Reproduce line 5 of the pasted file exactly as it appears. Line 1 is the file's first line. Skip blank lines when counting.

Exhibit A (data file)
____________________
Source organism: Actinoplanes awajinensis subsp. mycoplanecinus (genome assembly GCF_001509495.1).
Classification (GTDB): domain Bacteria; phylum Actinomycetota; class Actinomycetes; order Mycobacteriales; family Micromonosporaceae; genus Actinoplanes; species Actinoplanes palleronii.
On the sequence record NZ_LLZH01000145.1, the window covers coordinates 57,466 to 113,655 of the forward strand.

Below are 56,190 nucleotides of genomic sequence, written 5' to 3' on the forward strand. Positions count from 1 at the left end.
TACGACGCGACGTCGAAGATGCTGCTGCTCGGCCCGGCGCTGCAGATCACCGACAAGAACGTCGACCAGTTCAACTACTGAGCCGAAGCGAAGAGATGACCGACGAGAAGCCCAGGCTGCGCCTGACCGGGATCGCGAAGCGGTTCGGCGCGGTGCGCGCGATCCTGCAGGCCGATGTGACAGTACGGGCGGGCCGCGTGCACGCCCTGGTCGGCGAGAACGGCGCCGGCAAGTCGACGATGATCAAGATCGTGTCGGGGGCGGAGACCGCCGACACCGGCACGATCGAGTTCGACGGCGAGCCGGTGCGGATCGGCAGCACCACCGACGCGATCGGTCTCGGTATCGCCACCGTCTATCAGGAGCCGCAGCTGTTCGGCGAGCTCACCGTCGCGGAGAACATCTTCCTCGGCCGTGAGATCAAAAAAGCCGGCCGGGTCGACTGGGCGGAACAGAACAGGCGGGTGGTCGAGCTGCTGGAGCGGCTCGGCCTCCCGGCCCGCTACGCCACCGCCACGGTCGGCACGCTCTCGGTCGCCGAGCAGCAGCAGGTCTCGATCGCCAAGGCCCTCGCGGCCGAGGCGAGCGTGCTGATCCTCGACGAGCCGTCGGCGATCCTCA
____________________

TACGACGCGACGTCGAAGATGCTGCTGCTCGGCCCGGCGCTGCAGATCACCGACAAGAACGTCGACCAGTTCAACTACTGAGCCGAAGCGAAGAGATGACCGACGAGAAGCCCAGGCTGCGCCTGACCGGGATCGCGAAGCGGTTCGGCGCGGTGCGCGCGATCCTGCAGGCCGATGTGACAGTACGGGCGGGCCGCGTGCACGCCCTGGTCGGCGAGAACGGCGCCGGCAAGTCGACGATGATCAAGATCGTGTCGGGGGCGGAGACCGCCGACACCGGCACGATCGAGTTCGACGGCGAGCCGGTGCGGATCGGCAGCACCACCGACGCGATCGGTCTCGGTATCGCCACCGTCTATCAGGAGCCGCAGCTGTTCGGCGAGCTCACCGTCGCGGAGAACATCTTCCTCGGCCGTGAGATCAAAAAAGCCGGCCGGGTCGACTGGGCGGAACAGAACAGGCGGGTGGTCGAGCTGCTGGAGCGGCTCGGCCTCCCGGCCCGCTACGCCACCGCCACGGTCGGCACGCTCTCGGTCGCCGAGCAGCAGCAGGTCTCGATCGCCAAGGCCCTCGCGGCCGAGGCGAGCGTGCTGATCCTCGACGAGCCGTCGGCGATCCTCA